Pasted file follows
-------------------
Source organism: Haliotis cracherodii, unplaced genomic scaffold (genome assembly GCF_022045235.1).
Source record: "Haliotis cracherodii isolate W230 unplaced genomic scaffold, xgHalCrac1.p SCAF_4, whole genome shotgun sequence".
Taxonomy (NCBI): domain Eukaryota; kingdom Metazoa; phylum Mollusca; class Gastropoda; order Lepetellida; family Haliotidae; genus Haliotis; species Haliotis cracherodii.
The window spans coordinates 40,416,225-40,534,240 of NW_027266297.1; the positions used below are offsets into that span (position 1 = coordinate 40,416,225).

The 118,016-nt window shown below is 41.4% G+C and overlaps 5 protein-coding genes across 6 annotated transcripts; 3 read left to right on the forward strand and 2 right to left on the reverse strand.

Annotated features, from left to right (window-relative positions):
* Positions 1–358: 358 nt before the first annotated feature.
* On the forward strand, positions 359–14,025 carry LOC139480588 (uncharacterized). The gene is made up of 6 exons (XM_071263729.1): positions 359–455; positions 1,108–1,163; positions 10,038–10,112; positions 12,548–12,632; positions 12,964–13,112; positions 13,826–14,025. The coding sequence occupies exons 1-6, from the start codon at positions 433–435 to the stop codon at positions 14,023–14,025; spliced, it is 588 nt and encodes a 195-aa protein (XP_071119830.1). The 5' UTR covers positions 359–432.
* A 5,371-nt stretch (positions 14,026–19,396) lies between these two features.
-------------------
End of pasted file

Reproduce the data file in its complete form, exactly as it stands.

Source organism: Haliotis cracherodii, unplaced genomic scaffold (genome assembly GCF_022045235.1).
Source record: "Haliotis cracherodii isolate W230 unplaced genomic scaffold, xgHalCrac1.p SCAF_4, whole genome shotgun sequence".
Taxonomy (NCBI): domain Eukaryota; kingdom Metazoa; phylum Mollusca; class Gastropoda; order Lepetellida; family Haliotidae; genus Haliotis; species Haliotis cracherodii.
The window spans coordinates 40,416,225-40,534,240 of NW_027266297.1; the positions used below are offsets into that span (position 1 = coordinate 40,416,225).

The 118,016-nt window shown below is 41.4% G+C and overlaps 5 protein-coding genes across 6 annotated transcripts; 3 read left to right on the forward strand and 2 right to left on the reverse strand.

Annotated features, from left to right (window-relative positions):
* Positions 1–358: 358 nt before the first annotated feature.
* On the forward strand, positions 359–14,025 carry LOC139480588 (uncharacterized). The gene is made up of 6 exons (XM_071263729.1): positions 359–455; positions 1,108–1,163; positions 10,038–10,112; positions 12,548–12,632; positions 12,964–13,112; positions 13,826–14,025. The coding sequence occupies exons 1-6, from the start codon at positions 433–435 to the stop codon at positions 14,023–14,025; spliced, it is 588 nt and encodes a 195-aa protein (XP_071119830.1). The 5' UTR covers positions 359–432.
* A 5,371-nt stretch (positions 14,026–19,396) lies between these two features.